\        /              |                |           \           /
      --------               |                |            -----------
                             |                |
      --------               |   My network   |           -----------
     /        \              |                |          /           \
    | Cloud    |             |                |         |             |
    | Provider |-----NNI-----|                |---NNI---|  L2VPN      |
    |  #2      |             |                |         |  Partner    |
     \        /              |                |         |             |
      --------               |                |         |             |
                              \              /          |             |
                               --------------            \           /
                                     |                    -----------
                                     |
                                    NNI
                                     |
                                     |
                             -------------------
                            /                   \
                           |                     |
                           |                     |
                           |                     |
                           |     L2VPN Partner   |
                           |                     |
                            \                   /
                             -------------------

                  Figure 22: SP Network with Several NNIs

   Figure 22 illustrates an SP network called "My network" that has
   several NNIs.  This network uses NNIs to:

   o  increase its footprint by relying on L2VPN partners.

   o  connect its own data-center services to the customer L2VPN.

   o  enable the customer to access its private resources located in a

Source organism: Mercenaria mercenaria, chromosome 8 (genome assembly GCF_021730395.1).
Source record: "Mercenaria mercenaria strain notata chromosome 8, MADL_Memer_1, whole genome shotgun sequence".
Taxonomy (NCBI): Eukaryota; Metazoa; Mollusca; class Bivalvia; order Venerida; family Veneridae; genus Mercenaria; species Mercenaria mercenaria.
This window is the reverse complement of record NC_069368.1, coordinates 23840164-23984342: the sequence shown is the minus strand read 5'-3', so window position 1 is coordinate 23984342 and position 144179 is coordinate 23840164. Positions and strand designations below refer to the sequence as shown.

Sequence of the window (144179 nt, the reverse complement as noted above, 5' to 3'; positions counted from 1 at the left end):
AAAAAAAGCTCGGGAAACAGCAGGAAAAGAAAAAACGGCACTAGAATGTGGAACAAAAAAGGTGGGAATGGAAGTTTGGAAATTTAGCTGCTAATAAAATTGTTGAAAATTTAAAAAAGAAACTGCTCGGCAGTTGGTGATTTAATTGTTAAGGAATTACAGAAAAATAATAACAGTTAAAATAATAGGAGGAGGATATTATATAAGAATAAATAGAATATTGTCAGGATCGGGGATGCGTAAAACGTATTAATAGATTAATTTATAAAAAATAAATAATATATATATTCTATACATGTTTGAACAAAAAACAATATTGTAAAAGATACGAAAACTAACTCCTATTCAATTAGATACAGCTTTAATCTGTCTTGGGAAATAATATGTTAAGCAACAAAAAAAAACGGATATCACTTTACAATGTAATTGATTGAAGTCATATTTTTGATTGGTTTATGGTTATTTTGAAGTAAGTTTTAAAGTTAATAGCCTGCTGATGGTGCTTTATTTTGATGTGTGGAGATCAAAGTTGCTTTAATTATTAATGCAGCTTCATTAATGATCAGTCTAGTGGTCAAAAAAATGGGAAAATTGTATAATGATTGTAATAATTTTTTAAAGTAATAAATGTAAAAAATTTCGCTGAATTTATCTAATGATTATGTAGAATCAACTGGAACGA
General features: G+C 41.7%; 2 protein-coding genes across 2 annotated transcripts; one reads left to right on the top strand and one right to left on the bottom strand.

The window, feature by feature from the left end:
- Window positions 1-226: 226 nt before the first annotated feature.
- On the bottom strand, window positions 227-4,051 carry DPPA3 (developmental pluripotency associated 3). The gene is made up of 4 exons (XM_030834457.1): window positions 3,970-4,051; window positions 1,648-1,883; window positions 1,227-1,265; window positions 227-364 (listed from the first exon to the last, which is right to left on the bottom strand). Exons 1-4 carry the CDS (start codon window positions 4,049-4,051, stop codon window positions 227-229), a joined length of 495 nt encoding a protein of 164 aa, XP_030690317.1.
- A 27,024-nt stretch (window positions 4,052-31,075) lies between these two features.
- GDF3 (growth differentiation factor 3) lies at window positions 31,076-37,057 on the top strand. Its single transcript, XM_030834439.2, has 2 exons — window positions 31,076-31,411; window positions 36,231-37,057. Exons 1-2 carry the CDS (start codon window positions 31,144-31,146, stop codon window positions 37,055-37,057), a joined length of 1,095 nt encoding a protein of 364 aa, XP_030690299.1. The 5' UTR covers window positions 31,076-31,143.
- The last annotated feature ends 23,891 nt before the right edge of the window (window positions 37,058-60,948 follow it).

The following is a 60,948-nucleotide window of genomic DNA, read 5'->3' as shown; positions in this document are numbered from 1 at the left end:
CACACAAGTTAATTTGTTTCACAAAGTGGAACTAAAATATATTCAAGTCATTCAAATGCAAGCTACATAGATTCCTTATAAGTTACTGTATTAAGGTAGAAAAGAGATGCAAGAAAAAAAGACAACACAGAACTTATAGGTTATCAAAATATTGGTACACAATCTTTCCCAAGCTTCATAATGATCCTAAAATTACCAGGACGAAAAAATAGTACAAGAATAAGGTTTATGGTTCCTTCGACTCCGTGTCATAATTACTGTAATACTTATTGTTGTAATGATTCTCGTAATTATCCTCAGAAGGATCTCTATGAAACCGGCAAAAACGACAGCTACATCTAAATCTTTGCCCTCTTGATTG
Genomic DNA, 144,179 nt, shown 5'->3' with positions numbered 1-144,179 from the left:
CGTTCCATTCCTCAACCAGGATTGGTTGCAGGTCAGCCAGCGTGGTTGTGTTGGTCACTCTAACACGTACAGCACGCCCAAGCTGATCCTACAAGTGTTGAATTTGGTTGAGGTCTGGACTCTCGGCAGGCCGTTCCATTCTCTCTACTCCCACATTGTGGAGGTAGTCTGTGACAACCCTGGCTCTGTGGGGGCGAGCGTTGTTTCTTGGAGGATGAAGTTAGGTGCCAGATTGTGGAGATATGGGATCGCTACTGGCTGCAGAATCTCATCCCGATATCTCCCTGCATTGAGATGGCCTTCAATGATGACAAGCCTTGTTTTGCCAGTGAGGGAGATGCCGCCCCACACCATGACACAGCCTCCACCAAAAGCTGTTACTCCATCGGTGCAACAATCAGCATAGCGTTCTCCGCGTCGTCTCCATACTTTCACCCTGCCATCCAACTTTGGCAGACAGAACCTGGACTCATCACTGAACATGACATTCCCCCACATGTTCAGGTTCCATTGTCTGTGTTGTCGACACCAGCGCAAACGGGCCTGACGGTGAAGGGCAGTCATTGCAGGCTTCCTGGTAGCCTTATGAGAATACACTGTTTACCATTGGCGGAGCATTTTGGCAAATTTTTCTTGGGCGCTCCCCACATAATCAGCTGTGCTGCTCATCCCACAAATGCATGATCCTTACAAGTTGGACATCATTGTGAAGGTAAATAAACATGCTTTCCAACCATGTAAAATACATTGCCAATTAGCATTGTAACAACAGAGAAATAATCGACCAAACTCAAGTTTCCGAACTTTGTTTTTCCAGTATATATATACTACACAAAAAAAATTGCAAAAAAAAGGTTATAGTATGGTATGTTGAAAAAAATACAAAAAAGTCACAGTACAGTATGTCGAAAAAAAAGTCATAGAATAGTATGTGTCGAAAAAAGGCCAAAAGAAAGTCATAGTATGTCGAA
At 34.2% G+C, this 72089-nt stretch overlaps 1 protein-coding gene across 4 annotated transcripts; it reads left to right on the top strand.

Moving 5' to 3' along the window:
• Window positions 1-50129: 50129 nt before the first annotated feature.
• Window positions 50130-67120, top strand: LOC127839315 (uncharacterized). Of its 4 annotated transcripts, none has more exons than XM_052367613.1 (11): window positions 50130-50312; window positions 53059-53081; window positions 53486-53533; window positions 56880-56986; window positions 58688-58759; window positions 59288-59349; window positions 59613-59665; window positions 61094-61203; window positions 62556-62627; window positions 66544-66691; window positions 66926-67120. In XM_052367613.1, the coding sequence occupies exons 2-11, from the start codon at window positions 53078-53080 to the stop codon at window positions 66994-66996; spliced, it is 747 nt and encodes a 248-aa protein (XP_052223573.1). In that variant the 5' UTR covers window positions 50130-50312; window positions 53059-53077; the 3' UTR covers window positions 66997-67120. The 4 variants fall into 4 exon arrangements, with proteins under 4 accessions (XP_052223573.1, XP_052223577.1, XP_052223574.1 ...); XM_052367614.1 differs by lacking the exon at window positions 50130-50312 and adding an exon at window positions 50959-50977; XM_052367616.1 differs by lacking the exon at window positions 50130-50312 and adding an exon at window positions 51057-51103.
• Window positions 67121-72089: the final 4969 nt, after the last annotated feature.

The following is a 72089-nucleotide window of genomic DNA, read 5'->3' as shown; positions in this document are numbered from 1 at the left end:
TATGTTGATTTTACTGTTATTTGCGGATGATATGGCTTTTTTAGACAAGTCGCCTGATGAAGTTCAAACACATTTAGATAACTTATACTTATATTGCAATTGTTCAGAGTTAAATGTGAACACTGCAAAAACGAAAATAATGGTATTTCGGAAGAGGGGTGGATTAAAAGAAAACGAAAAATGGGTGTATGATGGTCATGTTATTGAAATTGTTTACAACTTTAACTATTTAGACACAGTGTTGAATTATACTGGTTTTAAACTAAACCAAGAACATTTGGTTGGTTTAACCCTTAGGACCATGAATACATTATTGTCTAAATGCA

private cloud owned by some CSPs.
Top   ToC   RFC8466 - Page 66

5.16.1. Defining an NNI with the Option A Flavor

AS A AS B ------------------- ------------------- / \ / \ | | | | | ++++++++ Inter-AS link +++++++++ | | + +_______________+ + | | +(MAC-VRF1)--(VPN1)--(MAC-VRF1)+ | | + + + + | | + ASBR + + ASBR + | | + + + + | | +(MAC-VRF2)--(VPN2)--(MAC-VRF2)+ | | + +_______________+ + | | ++++++++ +++++++++ | | | | | | | | | | | | | | ++++++++ Inter-AS link +++++++++ | | + +_______________+ + | | +(MAC-VRF1)--(VPN1)--(MAC-VRF1)+ | | + + + + | | + ASBR + + ASBR + | | + + + + | | +(MAC-VRF2)--(VPN2)--(MAC-VRF2)+ | | + +_______________+ + | | ++++++++ +++++++++ | | | | | | | | | \ / \ / ------------------- ------------------- Figure 23: NNI Defined with the Option A Flavor: Example 1 In option A, the two ASes are connected to each other with physical links on ASBRs. For resiliency purposes, there may be multiple physical connections between the ASes. A VPN connection -- physical or logical (on top of physical) -- is created for each VPN that needs to cross the AS boundary, thus providing a back-to-back VPLS model. From a service model's perspective, this VPN connection can be seen as a site. Let's say that AS B wants to extend some VPN connections for VPN C on AS A. The administrator of AS B can use this service model to order a site on AS A. All connection scenarios could be realized using the features of the current model. As an example, Figure 23 shows two physical connections that have logical connections per VPN overlaid on them. This could be seen as a multi-VPN scenario. Also, the administrator of AS B will be able to
Top   ToC   RFC8466 - Page 67
   choose the appropriate routing protocol (e.g., External BGP (EBGP))
   to dynamically exchange routes between ASes.

   This document assumes that the option A NNI flavor SHOULD reuse the
   existing VPN site modeling.

   Figure 24 illustrates an example where a customer wants its CSP A to
   attach its virtual network N to an existing L2VPN (VPN1) that it has
   from L2VPN SP B.

               CSP A                           L2VPN SP B
        -----------------                     -----------
       /                 \                   /           \
      |       |           |                 |             |
      |  VM --|       ++++++++     NNI    ++++++++++      |--- VPN1
      |       |       +      +____________+        +      |   Site 1
      |       |-------+(MAC-VRF1)-(VPN1)-(MAC-VRF1)+      |
      |       |       +      +            +        +      |
      |       |       + ASBR +            + ASBR   +      |
      |       |       +      +____________+        +      |